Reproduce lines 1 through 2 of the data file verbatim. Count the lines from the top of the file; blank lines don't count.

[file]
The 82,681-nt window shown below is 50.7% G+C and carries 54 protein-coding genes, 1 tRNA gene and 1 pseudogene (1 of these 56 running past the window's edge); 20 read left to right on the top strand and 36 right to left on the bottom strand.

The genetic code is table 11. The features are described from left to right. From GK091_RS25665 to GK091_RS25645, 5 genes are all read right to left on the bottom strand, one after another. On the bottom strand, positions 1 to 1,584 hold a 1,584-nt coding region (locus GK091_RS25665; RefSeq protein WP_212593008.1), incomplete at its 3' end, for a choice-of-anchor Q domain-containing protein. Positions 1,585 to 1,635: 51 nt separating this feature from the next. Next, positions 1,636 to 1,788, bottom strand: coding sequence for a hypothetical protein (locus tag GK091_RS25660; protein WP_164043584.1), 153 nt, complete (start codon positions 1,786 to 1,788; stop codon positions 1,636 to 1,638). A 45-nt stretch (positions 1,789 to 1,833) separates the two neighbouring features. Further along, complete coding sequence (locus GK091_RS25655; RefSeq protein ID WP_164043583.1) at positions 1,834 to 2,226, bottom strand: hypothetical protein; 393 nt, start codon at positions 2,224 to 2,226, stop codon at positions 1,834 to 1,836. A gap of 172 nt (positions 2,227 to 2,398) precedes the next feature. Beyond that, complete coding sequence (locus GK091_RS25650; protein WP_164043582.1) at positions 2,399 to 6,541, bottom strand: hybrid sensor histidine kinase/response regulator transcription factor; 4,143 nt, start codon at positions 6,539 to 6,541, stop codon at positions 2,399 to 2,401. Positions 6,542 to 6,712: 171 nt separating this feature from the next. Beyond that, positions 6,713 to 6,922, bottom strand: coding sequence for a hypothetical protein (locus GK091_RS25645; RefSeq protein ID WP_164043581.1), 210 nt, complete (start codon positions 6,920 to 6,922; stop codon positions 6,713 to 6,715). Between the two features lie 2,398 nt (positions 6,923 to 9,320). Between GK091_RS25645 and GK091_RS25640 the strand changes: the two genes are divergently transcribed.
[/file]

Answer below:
The 82,681-nt window shown below is 50.7% G+C and carries 54 protein-coding genes, 1 tRNA gene and 1 pseudogene (1 of these 56 running past the window's edge); 20 read left to right on the top strand and 36 right to left on the bottom strand.

The genetic code is table 11. The features are described from left to right. From GK091_RS25665 to GK091_RS25645, 5 genes are all read right to left on the bottom strand, one after another. On the bottom strand, positions 1 to 1,584 hold a 1,584-nt coding region (locus GK091_RS25665; RefSeq protein WP_212593008.1), incomplete at its 3' end, for a choice-of-anchor Q domain-containing protein. Positions 1,585 to 1,635: 51 nt separating this feature from the next. Next, positions 1,636 to 1,788, bottom strand: coding sequence for a hypothetical protein (locus tag GK091_RS25660; protein WP_164043584.1), 153 nt, complete (start codon positions 1,786 to 1,788; stop codon positions 1,636 to 1,638). A 45-nt stretch (positions 1,789 to 1,833) separates the two neighbouring features. Further along, complete coding sequence (locus GK091_RS25655; RefSeq protein ID WP_164043583.1) at positions 1,834 to 2,226, bottom strand: hypothetical protein; 393 nt, start codon at positions 2,224 to 2,226, stop codon at positions 1,834 to 1,836. A gap of 172 nt (positions 2,227 to 2,398) precedes the next feature. Beyond that, complete coding sequence (locus GK091_RS25650; protein WP_164043582.1) at positions 2,399 to 6,541, bottom strand: hybrid sensor histidine kinase/response regulator transcription factor; 4,143 nt, start codon at positions 6,539 to 6,541, stop codon at positions 2,399 to 2,401. Positions 6,542 to 6,712: 171 nt separating this feature from the next. Beyond that, positions 6,713 to 6,922, bottom strand: coding sequence for a hypothetical protein (locus GK091_RS25645; RefSeq protein ID WP_164043581.1), 210 nt, complete (start codon positions 6,920 to 6,922; stop codon positions 6,713 to 6,715). Between the two features lie 2,398 nt (positions 6,923 to 9,320). Between GK091_RS25645 and GK091_RS25640 the strand changes: the two genes are divergently transcribed.